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Fit for the Future

Alec DalyA presentation to the World Productivity Congress, Edinburgh, October 1999

by Alec Daly, Deputy Director General of the Confederation of British Industry and Chairman of the National Manufacturing Council of the Confederation of British Industry.

One of the problems involved in raising the level of debate about competitiveness and productivity in the UK was to establish some attention-getting headlines. To do this, we decided to compare the UK with the country that is generally regarded as the most productive in the world - the US. We computed what it would mean if UK manufacturing companies could manage to achieve the average productivity levels of their US counterparts. We also looked at what might be achieved if the same could happen across all sectors of industry.

If we in the UK could achieve average US productivity levels of manufacturing practice, we would add £60bn to the GDP, and if we managed to do it across all sectors, it would be worth £300bn.

If these numbers don't capture the attention, and make people - whether in business or government - sit up and take notice then what will! After all this is equivalent to:

  • seven times what we spend on health,
  • eight times what we spend on education,
  • thirteen times our defence budget, and
  • 66 times that which we spend on transport.

Productivity measurement can be a fiscal minefield. What should be measured? Output per hour worked? Capital productivity? Sectoral productivity? Total factor productivity? Labour productivity? Or service sector productivity?

We looked at all of these and came to the conclusion - perhaps the obvious one - that no matter what is measured, there is a productivity gap between the UK and the best of the world. This represents a real challenge for the United Kingdom.

The National Manufacturing Council of the CBI consists of about 40 companies - from the very large through medium sized to small. The very largest has about 150,000 employees and our smallest member on the Council is a company of 25 employees. We refresh these companies every couple of years in order to get a truly representative cross section of UK manufacturing involved in the process. When we first began to look at the factors which we thought were preventing the UK from being a truly world class manufacturing nation, we discussed the 'normal' things such as : · the regulatory framework,; · the absence of clusters (we know America has very strong methods of clustering small companies round large companies to reduce supply chain and logistics); · the short-termism of the investment community; · labour force skills; · the fact that we are very good at inventing and not very good at exploiting.

It is east to convince oneself that any one, or a combination of a number of them, is responsible for our poor performance. We could have blamed the government for our exchange rate problems, or interest rates, or for not spending on transport infrastructure; we could have blamed academia for not being nearly as close to industry as it should be; or the media who always present an outmoded and negative view of manufacturing industry (all those mess ages of dark satanic mils!). Such an entertaining but fruitless parlour game was cut short by one of our members pointing out that one particular company on the Council was world class, was operating in Britain, has British management, and is dealing with all of these 'problems'.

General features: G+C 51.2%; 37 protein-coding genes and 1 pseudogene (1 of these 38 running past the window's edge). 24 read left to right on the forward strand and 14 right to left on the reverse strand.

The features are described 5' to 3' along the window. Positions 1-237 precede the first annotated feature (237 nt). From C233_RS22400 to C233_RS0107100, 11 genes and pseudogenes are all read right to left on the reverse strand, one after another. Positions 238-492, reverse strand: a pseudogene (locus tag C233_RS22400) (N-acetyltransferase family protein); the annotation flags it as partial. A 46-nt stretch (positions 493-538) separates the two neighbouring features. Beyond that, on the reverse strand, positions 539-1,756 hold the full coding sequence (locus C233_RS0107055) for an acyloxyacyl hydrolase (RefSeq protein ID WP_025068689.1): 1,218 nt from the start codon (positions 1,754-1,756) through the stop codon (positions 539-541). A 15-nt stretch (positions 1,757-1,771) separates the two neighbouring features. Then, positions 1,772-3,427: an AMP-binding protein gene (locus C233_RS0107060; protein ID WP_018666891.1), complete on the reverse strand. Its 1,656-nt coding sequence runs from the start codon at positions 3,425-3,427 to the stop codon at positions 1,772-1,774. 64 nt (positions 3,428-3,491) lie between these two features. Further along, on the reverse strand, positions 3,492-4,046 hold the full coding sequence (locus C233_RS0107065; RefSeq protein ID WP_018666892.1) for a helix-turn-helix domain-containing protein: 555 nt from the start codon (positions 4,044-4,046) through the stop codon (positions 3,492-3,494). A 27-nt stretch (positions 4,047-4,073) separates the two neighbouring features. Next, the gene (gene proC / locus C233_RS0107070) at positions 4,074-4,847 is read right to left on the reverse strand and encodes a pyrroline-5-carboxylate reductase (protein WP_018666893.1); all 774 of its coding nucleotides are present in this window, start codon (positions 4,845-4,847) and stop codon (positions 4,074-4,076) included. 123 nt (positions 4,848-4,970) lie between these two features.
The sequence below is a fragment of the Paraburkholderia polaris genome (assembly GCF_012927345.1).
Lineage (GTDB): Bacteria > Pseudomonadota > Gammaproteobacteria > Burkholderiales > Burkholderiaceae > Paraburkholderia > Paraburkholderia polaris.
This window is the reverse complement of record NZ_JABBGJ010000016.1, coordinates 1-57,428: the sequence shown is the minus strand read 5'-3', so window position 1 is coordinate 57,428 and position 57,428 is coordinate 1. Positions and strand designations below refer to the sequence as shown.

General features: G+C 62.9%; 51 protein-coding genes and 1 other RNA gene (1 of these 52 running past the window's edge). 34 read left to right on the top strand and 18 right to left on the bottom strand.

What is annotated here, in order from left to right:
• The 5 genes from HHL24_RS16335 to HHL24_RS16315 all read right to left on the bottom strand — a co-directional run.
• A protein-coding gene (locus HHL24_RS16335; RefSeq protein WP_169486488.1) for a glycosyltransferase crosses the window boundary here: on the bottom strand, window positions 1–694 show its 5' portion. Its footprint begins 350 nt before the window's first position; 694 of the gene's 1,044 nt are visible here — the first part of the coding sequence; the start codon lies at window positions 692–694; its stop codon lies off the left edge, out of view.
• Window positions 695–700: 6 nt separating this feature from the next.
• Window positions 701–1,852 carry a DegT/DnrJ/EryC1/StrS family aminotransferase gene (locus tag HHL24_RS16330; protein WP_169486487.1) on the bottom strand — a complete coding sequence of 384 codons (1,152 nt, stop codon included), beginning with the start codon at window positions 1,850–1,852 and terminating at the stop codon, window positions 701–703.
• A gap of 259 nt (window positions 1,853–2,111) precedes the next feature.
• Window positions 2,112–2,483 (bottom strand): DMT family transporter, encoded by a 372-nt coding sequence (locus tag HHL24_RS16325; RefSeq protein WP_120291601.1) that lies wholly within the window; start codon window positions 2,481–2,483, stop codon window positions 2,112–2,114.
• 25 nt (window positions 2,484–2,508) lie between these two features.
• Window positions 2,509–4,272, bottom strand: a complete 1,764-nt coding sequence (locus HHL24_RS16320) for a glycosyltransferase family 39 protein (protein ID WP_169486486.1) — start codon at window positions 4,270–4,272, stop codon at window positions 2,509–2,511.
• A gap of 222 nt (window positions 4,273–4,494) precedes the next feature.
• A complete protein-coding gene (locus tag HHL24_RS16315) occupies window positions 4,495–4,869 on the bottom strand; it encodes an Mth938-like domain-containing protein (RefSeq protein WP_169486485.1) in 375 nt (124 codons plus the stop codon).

So why is this company world class and most are not? How it is that Nissan can come to the UK, go to a part of the country that had no history of the automotive industry and in very little time produce a car plant that rivals the very best in the world.

We concluded that there were too many excuses and that UK manufacturing had to stop attributing blame and get on with the job oh helping itself, of accepting the ultimate responsibility. If good - and indeed, best - practice exists within the UK - then we need to learn from it and share it.

In doing so, we need to establish a change culture in the UK. This is a very ambitious objective. Because of the figures I mentioned earlier - the £60bn and the £300bn - we have the interest of government who have backed us to the tune of £15m. UK industry is matching that.

How does the Fit for the Future campaign work?

Fit for the Future is not a methodology. There are many improvement and change methodologies out there in the UK and in the rest of the world. There are outstanding initiatives. There are model companies. There are best practice clubs. For the very large number of small and medium-sized enterprises in this country the situation is extremely confusing. So Fit for the Future is trying to act as an 'umbrella' for a range of information sources and initiatives, and as a kind of translator, guide and mentor to make it relevant and interesting for these SMEs. It is a campaign designed to add value to, not compete with other initiatives. £5m of the £15m made available by government has been given to the sector initiatives. The trade association of the automotive industry - The Society of Motor Manufacturers and Traders - for example, has an outstanding initiative called The Industry Forum set up by all the major manufacturers. They have master engineers from Japan helping our first, second and third tier suppliers to become better at what they do. They go into these companies and they teach British engineers and British technicians Japanese best practice in terms of shop floor layout, changeover times, quality levels and so on. Something like 400 companies have already been involved in this initiative and the programme is accelerating.